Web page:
2018 Kingdom European Tour - ZuriCrit

 

Weeks of travelling, thousands of dollars invested, thousands of kilometers ridden in training. All for a half hour race. Yet I can’t wait to do it all over again.

You can always make excuses for when it goes wrong, the truth is that everything is not always going to go according to plan and you have to be prepared for it. Welcome to my cup-half-full thinking process.

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When I (Andre - Kingdom Founder) did my first fixed-gear criterium back in May, in LA, I had no idea what to expect. I had been training and I knew how to ride a fixed-gear bike yet my goal was to simply not get embarrassed. In every fixed-gear criterium (we’ll just call them fixed crits from here on), the first goal is to qualify for the main event of the day – the final. Then, not to get lapped by the leader, in which case you have to abandon the race, you still get ranked but with a DNF (Did Not Finish) remark before your name. Once you accomplish those two main goals you start thinking about things like positioning: top20, top 10, top 5… then, winning.
Not a lot of people get to that mindset, you’d have to be close to a professional cyclist to do so. Yet in that race in LA I did finish the final (barely) and was extremely excited to repeat it all.

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Fast forward to the “European Tour” where the plan was for me to go to England, the Netherlands and Switzerland to get as many points as possible towards my World Championship qualification. Now, as you know, if you’ve read the Minet Crit and Draai V/D Kaai race reports, I went into those with very low expectations. First to qualify for the respective finals and subsequently to get myself some points, which required me finishing the race on the same lap as the leader. Now I’m in Zurich, Switzerland and I’m only holding the 10 points I scored in England.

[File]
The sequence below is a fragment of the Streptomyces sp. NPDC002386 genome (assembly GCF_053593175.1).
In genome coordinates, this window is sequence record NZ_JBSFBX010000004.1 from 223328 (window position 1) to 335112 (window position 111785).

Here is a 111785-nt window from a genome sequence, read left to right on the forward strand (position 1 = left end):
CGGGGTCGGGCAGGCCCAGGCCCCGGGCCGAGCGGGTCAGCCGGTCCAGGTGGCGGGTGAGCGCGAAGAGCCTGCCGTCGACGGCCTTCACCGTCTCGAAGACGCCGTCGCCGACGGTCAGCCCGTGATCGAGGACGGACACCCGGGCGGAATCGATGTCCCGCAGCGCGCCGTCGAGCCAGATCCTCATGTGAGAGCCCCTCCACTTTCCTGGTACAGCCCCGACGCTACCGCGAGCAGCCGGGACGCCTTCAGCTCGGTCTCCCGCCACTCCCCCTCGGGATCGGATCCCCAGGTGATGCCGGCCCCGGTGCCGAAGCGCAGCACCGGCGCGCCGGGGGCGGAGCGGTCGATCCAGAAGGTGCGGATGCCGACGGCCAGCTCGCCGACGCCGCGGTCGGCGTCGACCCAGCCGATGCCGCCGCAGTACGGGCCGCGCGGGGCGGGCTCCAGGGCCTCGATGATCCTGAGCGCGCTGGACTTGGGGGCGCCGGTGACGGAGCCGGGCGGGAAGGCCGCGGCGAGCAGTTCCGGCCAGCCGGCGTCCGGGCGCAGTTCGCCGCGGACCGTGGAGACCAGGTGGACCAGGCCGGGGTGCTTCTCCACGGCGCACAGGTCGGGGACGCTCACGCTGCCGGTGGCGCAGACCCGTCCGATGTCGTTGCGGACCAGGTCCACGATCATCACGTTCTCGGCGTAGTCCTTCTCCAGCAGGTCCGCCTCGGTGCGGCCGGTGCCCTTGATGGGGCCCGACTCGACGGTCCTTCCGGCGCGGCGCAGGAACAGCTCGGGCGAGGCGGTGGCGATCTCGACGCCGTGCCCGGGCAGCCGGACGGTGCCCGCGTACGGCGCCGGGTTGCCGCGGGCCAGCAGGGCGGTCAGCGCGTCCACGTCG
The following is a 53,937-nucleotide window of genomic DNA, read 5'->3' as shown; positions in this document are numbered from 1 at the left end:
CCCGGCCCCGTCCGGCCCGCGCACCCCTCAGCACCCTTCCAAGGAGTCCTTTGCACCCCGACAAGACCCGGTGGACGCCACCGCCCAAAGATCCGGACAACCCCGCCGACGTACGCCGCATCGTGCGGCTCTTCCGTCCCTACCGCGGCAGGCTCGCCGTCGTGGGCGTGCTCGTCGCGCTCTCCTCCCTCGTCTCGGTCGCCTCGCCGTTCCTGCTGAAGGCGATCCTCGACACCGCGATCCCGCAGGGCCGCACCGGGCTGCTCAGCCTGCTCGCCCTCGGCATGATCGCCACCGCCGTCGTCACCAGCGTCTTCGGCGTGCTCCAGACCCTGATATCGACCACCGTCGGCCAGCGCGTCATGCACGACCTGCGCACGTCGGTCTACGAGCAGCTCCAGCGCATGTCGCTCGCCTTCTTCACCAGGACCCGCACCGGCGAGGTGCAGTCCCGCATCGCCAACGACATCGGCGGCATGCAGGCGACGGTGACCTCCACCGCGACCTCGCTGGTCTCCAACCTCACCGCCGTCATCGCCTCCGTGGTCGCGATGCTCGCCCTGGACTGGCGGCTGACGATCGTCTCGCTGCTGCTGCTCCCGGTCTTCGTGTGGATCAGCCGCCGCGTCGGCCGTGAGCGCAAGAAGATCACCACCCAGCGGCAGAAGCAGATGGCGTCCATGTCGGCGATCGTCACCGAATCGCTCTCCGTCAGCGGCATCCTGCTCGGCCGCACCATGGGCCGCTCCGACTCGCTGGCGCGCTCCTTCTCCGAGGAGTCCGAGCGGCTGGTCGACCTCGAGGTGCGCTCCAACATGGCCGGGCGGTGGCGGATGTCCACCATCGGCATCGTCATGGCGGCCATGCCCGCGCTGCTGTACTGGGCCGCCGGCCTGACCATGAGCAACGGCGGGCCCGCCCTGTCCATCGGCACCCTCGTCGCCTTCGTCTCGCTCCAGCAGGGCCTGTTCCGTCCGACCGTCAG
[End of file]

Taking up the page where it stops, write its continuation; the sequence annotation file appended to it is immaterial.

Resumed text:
England was the “easiest” race thanks to the course not being very technical. Then in the Netherlands, it was a whole different ball game–tight turns, cobble stones and professional cyclists. Zurich doesn’t seem much different from that. Several of the same strong riders are here and the course is not any easier. I’ve stopped thinking about the possibility of finishing the final, now my one and only goal of the day is to “just” make it to the final. How? Top 10 of each of the three qualifier heats advance to the final.

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Unfortunately, in events like these, I become a very goal oriented person. Like you read before, there are these milestones I put myself through: qualifying, not getting lapped, etc. Well, that’s definitely not the best approach. Why? When I’m focused on qualifying, what I have to do to accomplish that is finish Top 10 on the qualifying heat, so theoretically, 10th would be fine. It shouldn’t be because that means starting the final at the back of the starting grid, which reduces the chances to finishing the race in the same lap as the leaders to almost zero.

Now, try to guess what I did? Started well, then started getting scared of the one tight corner on the course, moving towards the back. 3rd… 5th… 7th… And where does my mind go?: “I could still lose three spots and I qualify, so what do I do? Sit back and “save energy”, moving all the way down to 10th and pat myself on the back for securing 10th place. Fast forward to the start of the final later in the night and guess what position in the starting grid that self-back-padding gave me? Yup, last.

And now the goal-orientation process restarts all over again. Start as hard as possible to move close to the leaders. I started by passing 2-3 people per lap but by the time I got to 22nd or 23rd place the front 20 were way too far ahead and now I get to race for survival. At least I got some nice skilled new friends to keep me company. I did end up getting lapped but had a blast nonetheless. I got to hang out with some very cool people in a very cool city.

No points again for me toward Fixed Nations Cup qualification but like any of these races, if I finish with all four limbs, it was indeed a success. Fingers crossed for coming back stronger (mentally?) in Italy next month to qualify for the first ever, unofficial Fixed Criterium World Championships.

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Race reportAndre Abreu